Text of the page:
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Loyola student works outside at farmers market

Urban Agriculture

Developing future food system leaders

We offer students the knowledge and skills to build equitable and resilient food systems that empower communities.

The Urban Agriculture program aims to inform, energize, and help students participate in building a stronger and more equitable food system while also learning about how to be a food producer.

We teach the groundbreaking concept of a "circular economy, using waste material from one process as an input for another process.

The Loyola University Chicago (LUC) Urban Agriculture program includes a diverse team of student interns, program assistants, and SES staff working together to develop skills and knowledge of sustainable agriculture methods. These include tasks and projects including the maintenance and operation of:

  • Aquaponics
  • Hydroponics
  • Mushroom cultivation systems
  • Greenhouse production
  • Outdoor food production
  • Compost systems
  • Loyola Farmers Market
  • The program also supports projects for faculty and student researchers as well as labs and course-based projects. The program is housed within Loyola’s School of
  • Environmental Sustainability and led by the Sustainable Agriculture Manager, Kevin Erickson.

Our Program Assistants (PA) often have previous experience in food production. And they develop leadership and managerial experience through working with a team of interns who rotate through all of the program areas. Some of these areas are seasonal or new to the program.

Read more about internship opportunities.

By the Numbers

3000+

Harvested lbs of produce annually

500 lbs.

Donated lbs of produce annually

About 30

crops sold per year

Main Program Areas

Outdoor production at Winthrop Garden

Students manage a site with 40 raised beds for annual and perennial crop production, beehives, native bee rearing, drip irrigation, and composting systems. Crops are produced using Organic principles including cover cropping, crop rotation, and fertilizers.

Aquaponics

SES facility features two Aquaponics systems. Students maintain systems and troubleshoot issues. The design of this system allows fish production (aquaculture) as a pathway for fertility for plant production (hydroponics).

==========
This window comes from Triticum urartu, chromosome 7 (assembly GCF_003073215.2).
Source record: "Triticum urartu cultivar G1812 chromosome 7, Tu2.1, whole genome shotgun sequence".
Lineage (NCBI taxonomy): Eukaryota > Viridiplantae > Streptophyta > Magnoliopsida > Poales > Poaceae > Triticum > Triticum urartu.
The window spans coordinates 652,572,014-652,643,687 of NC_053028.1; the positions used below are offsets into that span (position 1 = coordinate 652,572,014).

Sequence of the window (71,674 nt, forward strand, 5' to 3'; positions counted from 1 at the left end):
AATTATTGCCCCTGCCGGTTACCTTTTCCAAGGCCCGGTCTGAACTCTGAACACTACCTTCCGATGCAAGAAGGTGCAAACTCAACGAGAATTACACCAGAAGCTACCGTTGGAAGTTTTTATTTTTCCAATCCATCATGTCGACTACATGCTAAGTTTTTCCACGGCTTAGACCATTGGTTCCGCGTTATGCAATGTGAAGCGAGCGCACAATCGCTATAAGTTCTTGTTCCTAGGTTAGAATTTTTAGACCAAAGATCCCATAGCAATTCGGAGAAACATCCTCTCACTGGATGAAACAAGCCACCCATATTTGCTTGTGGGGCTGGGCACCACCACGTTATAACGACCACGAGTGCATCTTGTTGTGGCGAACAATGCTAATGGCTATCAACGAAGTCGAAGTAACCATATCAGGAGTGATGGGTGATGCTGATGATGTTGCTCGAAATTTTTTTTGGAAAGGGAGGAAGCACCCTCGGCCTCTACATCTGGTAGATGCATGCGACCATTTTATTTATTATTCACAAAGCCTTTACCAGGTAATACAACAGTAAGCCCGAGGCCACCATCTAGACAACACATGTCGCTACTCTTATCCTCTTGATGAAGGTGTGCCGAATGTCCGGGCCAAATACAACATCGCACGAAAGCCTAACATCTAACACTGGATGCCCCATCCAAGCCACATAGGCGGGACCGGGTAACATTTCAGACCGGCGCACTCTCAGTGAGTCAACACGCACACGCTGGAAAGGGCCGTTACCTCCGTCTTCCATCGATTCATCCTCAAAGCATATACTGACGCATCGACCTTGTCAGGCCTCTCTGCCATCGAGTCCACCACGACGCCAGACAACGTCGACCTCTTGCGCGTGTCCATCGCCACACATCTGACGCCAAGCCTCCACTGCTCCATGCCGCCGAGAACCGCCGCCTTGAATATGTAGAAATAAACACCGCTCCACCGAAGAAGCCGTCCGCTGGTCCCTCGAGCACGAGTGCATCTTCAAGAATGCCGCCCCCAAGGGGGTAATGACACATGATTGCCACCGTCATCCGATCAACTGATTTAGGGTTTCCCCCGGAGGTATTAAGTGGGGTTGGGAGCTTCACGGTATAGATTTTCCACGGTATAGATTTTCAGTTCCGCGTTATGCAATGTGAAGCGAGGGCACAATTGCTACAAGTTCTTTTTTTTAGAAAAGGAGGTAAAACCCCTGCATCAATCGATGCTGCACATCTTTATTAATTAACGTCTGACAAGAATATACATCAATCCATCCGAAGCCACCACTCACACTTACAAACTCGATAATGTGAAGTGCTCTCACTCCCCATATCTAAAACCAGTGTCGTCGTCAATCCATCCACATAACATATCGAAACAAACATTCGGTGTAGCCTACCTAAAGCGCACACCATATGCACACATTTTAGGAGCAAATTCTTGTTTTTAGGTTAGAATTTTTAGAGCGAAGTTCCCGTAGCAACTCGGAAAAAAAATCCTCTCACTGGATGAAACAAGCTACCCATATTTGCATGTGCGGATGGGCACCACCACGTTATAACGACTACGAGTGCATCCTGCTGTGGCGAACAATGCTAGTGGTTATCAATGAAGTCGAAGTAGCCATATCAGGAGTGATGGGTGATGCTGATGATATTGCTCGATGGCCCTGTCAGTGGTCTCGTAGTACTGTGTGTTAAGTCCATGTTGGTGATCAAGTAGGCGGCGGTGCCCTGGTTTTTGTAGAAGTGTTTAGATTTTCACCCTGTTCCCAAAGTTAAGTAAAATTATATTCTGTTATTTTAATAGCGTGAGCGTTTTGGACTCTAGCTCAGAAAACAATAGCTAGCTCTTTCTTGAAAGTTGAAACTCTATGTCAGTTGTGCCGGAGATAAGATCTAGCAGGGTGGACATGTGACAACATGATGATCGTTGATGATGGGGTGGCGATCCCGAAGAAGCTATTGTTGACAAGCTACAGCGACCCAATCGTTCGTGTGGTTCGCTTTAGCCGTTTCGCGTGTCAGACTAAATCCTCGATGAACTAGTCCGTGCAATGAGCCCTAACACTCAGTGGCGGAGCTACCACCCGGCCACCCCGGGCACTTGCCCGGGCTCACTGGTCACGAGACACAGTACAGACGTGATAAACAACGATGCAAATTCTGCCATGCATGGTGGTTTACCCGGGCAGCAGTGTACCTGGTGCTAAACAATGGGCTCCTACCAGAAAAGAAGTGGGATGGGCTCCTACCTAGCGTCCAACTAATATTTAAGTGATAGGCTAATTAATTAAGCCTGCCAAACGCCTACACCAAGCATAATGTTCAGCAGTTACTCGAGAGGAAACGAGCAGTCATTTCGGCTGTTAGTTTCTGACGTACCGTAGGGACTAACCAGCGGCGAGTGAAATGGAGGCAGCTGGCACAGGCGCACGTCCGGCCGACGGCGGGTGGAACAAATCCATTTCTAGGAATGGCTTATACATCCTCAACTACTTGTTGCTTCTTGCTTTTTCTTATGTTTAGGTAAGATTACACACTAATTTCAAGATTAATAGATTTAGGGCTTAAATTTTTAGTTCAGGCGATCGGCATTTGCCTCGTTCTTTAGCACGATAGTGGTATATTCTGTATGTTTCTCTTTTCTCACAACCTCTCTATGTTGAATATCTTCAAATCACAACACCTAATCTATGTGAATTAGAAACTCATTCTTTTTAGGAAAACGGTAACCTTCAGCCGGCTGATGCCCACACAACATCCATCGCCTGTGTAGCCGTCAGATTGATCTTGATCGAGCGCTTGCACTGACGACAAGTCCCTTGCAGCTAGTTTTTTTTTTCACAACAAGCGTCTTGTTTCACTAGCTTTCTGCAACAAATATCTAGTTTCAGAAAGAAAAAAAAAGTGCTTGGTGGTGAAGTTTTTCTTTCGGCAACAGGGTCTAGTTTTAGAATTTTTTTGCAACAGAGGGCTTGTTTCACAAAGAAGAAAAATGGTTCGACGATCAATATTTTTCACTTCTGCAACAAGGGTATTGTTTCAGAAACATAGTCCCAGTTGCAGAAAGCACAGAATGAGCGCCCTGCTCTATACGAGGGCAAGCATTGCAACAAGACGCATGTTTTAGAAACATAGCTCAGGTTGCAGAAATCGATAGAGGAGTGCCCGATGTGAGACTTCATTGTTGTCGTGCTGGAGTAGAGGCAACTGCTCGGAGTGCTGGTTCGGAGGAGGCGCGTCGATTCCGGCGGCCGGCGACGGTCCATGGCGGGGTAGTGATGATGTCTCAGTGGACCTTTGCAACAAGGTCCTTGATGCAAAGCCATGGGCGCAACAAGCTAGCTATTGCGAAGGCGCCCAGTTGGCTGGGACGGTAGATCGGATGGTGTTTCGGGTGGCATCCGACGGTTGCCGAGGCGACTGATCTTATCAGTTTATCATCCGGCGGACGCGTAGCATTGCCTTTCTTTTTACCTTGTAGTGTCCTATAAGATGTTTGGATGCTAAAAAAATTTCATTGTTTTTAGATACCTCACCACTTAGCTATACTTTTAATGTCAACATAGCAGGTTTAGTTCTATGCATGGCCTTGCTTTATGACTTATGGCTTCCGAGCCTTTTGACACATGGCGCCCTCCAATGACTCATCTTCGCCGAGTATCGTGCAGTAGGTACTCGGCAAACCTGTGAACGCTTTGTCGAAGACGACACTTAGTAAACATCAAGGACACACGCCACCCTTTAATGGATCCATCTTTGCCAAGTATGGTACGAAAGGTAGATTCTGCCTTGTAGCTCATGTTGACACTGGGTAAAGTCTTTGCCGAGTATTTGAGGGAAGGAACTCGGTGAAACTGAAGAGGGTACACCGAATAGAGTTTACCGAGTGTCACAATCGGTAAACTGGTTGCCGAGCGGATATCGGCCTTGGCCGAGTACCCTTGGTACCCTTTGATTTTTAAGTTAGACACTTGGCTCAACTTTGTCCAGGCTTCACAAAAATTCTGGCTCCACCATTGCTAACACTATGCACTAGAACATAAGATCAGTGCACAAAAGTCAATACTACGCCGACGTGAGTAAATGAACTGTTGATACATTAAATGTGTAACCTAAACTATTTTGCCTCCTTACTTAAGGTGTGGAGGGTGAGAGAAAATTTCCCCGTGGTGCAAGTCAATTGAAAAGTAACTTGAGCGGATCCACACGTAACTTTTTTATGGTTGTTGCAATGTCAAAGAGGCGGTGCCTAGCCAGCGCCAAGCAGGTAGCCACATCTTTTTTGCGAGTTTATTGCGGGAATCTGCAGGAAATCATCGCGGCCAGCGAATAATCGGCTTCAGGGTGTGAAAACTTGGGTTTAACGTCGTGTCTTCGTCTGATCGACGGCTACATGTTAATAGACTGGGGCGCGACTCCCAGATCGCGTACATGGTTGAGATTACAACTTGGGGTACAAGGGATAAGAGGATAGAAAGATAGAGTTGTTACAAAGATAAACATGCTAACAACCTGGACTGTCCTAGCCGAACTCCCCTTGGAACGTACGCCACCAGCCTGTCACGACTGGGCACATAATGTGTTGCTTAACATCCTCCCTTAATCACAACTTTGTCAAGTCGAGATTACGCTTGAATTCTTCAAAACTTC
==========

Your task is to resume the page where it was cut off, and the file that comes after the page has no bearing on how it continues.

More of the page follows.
Hydroponics

This system is similar to aquaponics, but doesn’t feature fish. Hydroponics systems are the leading source of indoor-produced fruits and vegetables.

Mushroom Production

Part of a broader category called “Controlled Environment Agriculture” (CEA), students lead a mushroom cultivation operation including developing skills in all areas of production including inoculation, sterilization, substrate preparation, harvest, and data collection.

Farmers Market

Students obtain customer service skills and interact with community members at the weekly farmers' market. We sell a variety of products produced in our program.

Greenhouse Management

Students develop crop plans for production spaces, learn propagation, seeding, and transplanting methods. Students develop strategies for integrated pest management and plant disease mitigation. Students maintain all indoor planter areas in SES outside of the Greenhouse including the green living wall adjacent to SF Hall.

Annual Events

Plant Sales

We help distribute edible and native plants to the local community, highlighted by a major Spring event.

Farmers Market

We join the Glenwood Sunday Market, one of the larger markets in Chicago featuring many other local food vendors.

Archie’s Café

During the non-Farmers Market season, we sell to Archie’s Café near campus.

Plant donations

We work with local community groups to increase native plants in local landscaping which serve as a habitat and food for native birds and insects.

Sustainable Food Week